those came discussions that a more formal network would make the game
stronger. In 1975, the Ontario Women’s Hockey Association was formed with
Rider as its first executive director. And in 1982, Rider became its
president and CEO, the OWHA joined Hockey Canada, and Rider joined Hockey
Canada’s Female Council, an involvement that still continues.
Visions of a world championship and a place in the Olympics for women’s
hockey existed then, too. Rider repeatedly was told neither would happen in
her lifetime. The grassroots, the naysayers said, wasn’t strong enough.
What she got, though, was sanction for a world tournament in 1987.
“Probably three months out we had teams if we had money, and we had money
if we had teams. We struggled; we really struggled. We didn’t know if we’d
get it off the ground. What we did have was the sincere drive from the
At the end of the day, six countries – and one province – competed and
another five sent delegates. The strength of the game silenced the
skeptics. And in 1990, the IIHF World Women’s Championship was born.
All along Rider made connections and developed relationships with her
European counterparts. And every time Rider turned the talk to gathering
support for getting the women’s game in the Olympics.
The success of seeing it realized in 1998 was both sweet and bittersweet.
“It was disappointing that Norway didn’t pick it up in 1994, and that some
of the top players that got us there – the Angela Jameses and Cindy Curleys
– missed the opportunity. It was their skills that drove the world to
support [the game].
“[But] it was sort of surreal. I don’t even know if I can put words to it.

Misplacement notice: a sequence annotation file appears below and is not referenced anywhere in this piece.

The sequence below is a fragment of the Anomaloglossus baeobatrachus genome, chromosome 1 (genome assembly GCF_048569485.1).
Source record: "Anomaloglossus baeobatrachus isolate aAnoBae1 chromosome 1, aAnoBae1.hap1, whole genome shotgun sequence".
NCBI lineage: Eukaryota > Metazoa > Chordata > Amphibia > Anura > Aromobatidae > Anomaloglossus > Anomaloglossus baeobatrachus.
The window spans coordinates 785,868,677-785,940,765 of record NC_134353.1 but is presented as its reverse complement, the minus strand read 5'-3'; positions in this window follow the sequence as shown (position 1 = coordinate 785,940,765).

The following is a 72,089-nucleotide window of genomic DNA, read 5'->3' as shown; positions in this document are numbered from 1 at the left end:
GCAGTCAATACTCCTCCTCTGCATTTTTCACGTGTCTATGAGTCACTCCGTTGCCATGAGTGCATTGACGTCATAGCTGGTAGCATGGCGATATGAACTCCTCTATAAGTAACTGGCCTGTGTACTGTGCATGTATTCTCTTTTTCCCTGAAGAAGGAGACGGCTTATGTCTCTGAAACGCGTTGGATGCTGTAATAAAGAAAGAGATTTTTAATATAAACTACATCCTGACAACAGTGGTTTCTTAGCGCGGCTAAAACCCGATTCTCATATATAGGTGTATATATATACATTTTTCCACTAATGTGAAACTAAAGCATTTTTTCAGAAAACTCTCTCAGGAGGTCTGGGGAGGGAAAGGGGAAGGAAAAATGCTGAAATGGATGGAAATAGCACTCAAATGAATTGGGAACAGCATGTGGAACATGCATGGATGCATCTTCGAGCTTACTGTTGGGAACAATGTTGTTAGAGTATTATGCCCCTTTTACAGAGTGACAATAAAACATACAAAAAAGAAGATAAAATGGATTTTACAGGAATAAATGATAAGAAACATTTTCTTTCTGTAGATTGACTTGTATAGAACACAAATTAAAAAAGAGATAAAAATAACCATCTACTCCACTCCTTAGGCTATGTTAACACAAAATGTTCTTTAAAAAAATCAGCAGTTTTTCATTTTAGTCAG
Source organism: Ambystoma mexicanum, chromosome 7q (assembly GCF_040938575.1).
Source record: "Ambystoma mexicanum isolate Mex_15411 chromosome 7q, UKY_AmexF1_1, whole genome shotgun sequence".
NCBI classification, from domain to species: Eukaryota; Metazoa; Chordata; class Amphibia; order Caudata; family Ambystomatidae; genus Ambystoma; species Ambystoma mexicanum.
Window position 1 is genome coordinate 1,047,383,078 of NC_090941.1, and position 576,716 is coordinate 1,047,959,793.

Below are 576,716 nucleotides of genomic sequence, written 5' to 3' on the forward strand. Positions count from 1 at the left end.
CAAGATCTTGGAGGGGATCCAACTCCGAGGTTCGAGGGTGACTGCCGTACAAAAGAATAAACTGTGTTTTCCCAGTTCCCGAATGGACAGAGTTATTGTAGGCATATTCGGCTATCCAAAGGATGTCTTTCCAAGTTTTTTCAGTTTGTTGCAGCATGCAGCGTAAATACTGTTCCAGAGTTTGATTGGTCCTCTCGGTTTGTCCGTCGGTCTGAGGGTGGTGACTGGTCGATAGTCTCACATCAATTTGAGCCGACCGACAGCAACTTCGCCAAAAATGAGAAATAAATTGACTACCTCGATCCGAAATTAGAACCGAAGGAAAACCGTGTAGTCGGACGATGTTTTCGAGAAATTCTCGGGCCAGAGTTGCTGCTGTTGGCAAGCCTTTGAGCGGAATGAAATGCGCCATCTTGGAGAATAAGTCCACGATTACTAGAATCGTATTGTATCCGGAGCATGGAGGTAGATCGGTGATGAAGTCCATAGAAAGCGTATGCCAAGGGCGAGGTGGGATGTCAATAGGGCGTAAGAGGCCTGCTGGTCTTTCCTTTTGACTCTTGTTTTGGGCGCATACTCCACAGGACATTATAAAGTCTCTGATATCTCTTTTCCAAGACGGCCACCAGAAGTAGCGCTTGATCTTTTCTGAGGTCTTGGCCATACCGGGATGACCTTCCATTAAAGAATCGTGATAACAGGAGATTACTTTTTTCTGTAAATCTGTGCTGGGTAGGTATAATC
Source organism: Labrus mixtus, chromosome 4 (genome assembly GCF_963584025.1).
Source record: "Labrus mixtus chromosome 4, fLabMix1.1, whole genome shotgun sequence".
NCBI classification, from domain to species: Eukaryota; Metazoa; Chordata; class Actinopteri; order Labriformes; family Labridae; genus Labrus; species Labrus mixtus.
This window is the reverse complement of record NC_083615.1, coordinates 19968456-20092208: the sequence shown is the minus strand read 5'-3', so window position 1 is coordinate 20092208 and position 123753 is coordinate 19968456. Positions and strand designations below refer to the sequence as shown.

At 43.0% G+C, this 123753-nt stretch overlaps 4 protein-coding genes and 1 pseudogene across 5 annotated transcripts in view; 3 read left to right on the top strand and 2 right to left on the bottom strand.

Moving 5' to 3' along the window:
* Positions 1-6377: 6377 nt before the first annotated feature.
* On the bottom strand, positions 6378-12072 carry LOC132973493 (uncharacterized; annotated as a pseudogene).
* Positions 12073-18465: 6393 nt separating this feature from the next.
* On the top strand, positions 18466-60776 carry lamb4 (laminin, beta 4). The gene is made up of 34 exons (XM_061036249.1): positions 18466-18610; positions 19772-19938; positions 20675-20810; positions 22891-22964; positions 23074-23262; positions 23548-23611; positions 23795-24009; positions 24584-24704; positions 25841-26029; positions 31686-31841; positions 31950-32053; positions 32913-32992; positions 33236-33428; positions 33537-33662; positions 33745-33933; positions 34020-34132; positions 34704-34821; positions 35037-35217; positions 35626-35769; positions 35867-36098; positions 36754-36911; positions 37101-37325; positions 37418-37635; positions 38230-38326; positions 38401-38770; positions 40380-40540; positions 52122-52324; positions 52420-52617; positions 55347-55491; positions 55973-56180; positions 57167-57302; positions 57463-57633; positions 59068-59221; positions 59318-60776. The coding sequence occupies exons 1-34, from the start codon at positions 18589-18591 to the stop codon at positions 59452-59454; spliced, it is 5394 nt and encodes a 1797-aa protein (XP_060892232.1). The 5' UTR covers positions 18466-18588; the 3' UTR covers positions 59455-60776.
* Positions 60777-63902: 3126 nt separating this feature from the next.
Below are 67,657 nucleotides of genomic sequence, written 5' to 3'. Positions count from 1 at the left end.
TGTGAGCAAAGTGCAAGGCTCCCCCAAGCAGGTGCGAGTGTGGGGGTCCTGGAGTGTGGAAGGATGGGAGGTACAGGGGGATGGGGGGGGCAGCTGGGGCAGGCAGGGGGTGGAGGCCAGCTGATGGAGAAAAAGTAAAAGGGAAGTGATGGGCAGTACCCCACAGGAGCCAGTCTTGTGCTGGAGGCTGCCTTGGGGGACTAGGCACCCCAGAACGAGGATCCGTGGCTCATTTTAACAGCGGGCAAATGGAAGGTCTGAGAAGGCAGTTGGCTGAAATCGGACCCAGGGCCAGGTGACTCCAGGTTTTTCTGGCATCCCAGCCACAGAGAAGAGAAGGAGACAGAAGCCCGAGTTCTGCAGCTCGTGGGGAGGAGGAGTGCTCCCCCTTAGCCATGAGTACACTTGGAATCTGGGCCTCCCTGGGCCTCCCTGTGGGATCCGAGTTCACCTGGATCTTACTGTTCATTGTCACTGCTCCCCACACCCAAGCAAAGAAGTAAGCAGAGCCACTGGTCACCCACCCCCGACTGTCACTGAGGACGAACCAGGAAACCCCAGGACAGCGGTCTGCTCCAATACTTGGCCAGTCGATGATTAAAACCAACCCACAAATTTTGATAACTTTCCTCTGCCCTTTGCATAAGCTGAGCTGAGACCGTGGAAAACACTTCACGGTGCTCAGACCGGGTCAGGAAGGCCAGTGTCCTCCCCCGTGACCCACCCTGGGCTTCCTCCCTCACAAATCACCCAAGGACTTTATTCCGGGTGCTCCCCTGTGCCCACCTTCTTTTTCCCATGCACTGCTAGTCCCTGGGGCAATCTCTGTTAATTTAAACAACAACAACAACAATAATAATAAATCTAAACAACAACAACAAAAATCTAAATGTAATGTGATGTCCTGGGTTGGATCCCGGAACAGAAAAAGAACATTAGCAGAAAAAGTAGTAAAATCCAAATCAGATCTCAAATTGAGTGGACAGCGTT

The support and strength of every country getting behind a women’s hockey
team was special to see. It wasn’t something I was feeling for me; it was
something for the players.”
That mindset – something for the players – is what still drives Rider and
keeps her thinking of an even brighter future.
“The ideal is a girl in every part of Canada has a team available for her
to play at a level she’s comfortable with and that builds her goals and
dreams and self-esteem.”
When the OWHA first started registration, it had 60 teams, if that. Compare
that to now when 45 teams played for the right to advance to the 2017 Esso
Cup. Players on 542 teams in 29 different divisions – from Novice C to
Senior AA – competed at the 2017 OWHA provincial championships. The OWHA
now has over 60,000 members.
Rider would rather deflect attention away from the role she’s played in so
many females realizing these dreams, preferring instead to praise the
efforts of those who came before her and give thanks to those who’ve worked
Her receiving the Order of Hockey in Canada isn’t about one individual, she
says. It’s about one team.
“My philosophy in the game is to try and find the right answers, try and do
the right things the best we can, and try and connect with people to work
with. I share this with everyone I’ve ever worked with, ever played with
and ever played against because it’s a team award. It’s incredibly